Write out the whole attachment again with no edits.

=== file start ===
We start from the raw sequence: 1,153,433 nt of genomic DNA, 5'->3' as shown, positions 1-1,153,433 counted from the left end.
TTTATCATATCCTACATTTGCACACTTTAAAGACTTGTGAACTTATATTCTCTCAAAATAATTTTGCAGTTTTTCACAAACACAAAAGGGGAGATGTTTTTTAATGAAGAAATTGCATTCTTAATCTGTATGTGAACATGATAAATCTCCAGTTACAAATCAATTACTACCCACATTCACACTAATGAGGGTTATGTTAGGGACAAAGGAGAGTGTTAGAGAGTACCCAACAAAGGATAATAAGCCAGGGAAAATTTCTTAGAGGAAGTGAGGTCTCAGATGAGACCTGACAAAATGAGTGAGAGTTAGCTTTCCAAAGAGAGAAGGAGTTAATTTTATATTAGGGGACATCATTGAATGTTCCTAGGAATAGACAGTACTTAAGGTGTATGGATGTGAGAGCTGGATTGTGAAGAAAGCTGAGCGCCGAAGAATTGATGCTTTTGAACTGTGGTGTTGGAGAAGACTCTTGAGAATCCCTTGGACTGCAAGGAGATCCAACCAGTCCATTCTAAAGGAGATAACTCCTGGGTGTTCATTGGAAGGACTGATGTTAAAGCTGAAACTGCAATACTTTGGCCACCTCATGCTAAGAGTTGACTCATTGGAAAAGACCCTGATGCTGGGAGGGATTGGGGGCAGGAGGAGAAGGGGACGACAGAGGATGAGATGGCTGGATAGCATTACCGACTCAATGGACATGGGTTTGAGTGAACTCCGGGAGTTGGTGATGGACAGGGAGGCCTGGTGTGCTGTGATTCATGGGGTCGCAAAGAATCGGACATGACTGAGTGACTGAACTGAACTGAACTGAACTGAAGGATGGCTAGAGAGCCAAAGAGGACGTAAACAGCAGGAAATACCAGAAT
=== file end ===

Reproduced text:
We start from the raw sequence: 1,153,433 nt of genomic DNA, 5'->3' as shown, positions 1-1,153,433 counted from the left end.
TTTATCATATCCTACATTTGCACACTTTAAAGACTTGTGAACTTATATTCTCTCAAAATAATTTTGCAGTTTTTCACAAACACAAAAGGGGAGATGTTTTTTAATGAAGAAATTGCATTCTTAATCTGTATGTGAACATGATAAATCTCCAGTTACAAATCAATTACTACCCACATTCACACTAATGAGGGTTATGTTAGGGACAAAGGAGAGTGTTAGAGAGTACCCAACAAAGGATAATAAGCCAGGGAAAATTTCTTAGAGGAAGTGAGGTCTCAGATGAGACCTGACAAAATGAGTGAGAGTTAGCTTTCCAAAGAGAGAAGGAGTTAATTTTATATTAGGGGACATCATTGAATGTTCCTAGGAATAGACAGTACTTAAGGTGTATGGATGTGAGAGCTGGATTGTGAAGAAAGCTGAGCGCCGAAGAATTGATGCTTTTGAACTGTGGTGTTGGAGAAGACTCTTGAGAATCCCTTGGACTGCAAGGAGATCCAACCAGTCCATTCTAAAGGAGATAACTCCTGGGTGTTCATTGGAAGGACTGATGTTAAAGCTGAAACTGCAATACTTTGGCCACCTCATGCTAAGAGTTGACTCATTGGAAAAGACCCTGATGCTGGGAGGGATTGGGGGCAGGAGGAGAAGGGGACGACAGAGGATGAGATGGCTGGATAGCATTACCGACTCAATGGACATGGGTTTGAGTGAACTCCGGGAGTTGGTGATGGACAGGGAGGCCTGGTGTGCTGTGATTCATGGGGTCGCAAAGAATCGGACATGACTGAGTGACTGAACTGAACTGAACTGAACTGAAGGATGGCTAGAGAGCCAAAGAGGACGTAAACAGCAGGAAATACCAGAAT